On a chilly Sunday, an organ plays a somber hymn during Mass at an old Catholic church in Delray, in southwest Detroit. Words by Father Edward Zaorski echo through the mostly empty wooden pews. Some of the few dozen people are teary-eyed.
As with a number of Detroit churches that have closed in recent years, the population St. John Cantius was built to serve is all but gone, and the Archdiocese of Detroit says the upkeep costs are too high to keep it open. Bells will ring for the last Mass to be said Sunday, Oct. 28.
It's another architecturally remarkable, historic church that the archdiocese has had to close or cluster under a single priest, primarily in Detroit and the inner-ring suburbs, because of declining attendance, population shifts and the subsequent loss of revenue.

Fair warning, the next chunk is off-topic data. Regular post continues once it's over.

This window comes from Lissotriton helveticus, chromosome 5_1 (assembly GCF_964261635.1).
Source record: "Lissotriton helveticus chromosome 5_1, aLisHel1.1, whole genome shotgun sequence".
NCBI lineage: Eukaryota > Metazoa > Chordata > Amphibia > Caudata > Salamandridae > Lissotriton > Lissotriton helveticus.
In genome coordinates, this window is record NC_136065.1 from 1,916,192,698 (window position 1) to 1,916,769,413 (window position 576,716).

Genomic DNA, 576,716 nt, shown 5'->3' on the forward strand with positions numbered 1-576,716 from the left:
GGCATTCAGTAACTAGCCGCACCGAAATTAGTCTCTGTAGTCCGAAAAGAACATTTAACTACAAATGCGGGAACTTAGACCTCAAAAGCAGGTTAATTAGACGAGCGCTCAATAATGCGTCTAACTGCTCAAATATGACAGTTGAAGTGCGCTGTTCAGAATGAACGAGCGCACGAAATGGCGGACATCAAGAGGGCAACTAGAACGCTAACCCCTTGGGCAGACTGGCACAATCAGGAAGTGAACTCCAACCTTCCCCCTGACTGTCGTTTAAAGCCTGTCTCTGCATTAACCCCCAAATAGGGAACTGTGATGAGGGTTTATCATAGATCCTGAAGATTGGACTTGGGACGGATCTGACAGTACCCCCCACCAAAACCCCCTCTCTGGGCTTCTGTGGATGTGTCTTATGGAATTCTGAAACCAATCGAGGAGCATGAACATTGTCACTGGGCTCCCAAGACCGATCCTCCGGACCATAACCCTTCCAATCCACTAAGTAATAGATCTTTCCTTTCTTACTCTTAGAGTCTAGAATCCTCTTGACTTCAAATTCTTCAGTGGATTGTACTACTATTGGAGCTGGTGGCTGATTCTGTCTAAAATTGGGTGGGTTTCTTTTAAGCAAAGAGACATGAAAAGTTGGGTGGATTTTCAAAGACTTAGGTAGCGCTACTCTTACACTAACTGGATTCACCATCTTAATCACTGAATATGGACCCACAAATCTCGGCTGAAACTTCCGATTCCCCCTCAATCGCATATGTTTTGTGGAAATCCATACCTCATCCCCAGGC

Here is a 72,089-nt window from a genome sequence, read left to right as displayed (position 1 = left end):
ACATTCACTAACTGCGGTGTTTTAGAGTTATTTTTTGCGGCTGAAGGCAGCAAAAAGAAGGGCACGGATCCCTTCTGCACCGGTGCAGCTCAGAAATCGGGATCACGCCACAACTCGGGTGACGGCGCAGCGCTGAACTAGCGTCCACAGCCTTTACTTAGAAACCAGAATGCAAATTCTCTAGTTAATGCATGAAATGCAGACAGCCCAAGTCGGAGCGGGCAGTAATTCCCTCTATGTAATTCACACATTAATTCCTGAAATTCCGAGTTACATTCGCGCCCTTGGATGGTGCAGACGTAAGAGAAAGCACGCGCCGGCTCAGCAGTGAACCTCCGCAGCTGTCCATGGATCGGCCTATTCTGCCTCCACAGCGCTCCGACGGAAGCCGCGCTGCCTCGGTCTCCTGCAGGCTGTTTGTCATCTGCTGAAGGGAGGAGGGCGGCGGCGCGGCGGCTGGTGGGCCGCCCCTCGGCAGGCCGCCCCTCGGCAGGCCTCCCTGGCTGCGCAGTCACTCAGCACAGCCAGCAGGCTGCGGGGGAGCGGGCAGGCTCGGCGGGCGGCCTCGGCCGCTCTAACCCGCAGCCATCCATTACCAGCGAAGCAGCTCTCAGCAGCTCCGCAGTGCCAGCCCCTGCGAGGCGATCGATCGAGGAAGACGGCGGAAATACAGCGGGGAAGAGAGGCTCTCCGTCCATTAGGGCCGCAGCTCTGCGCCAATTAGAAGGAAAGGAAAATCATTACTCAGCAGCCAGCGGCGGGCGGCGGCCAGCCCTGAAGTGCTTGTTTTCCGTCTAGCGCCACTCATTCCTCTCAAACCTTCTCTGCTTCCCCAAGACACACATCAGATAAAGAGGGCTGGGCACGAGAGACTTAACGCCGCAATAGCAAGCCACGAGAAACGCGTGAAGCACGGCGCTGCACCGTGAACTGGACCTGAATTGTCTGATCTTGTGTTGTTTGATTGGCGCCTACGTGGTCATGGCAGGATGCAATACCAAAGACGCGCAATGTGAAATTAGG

The church is located in a corner of Delray (on Harbaugh at Thaddeus, west of Dearborn Street and north of West Jefferson Avenue) arguably the most polluted part of the city, a once-thriving riverside community that is now almost entirely industrial. Delray's population has dropped from a high of 23,000 in 1930 to 3,100 at last count seven years ago, though it's almost certainly lower today.
When it was established more than a century ago, St. John Cantius served a densely populated enclave of Polish immigrants in a mostly Hungarian neighborhood. Lately, it's served a handful of elderly people who moved out of the area long ago but make the long trek once a week back to their old neighborhood, now largely unrecognizable.
"We went to grade school here, had all of our weddings here," says Genevieve Rakoczy, 77, of River Rouge, a lifelong member whose parents were among the founders of the church. "Everybody sort of has to uproot now and find a new location, new friends, things of that nature. I think it's a sad affair."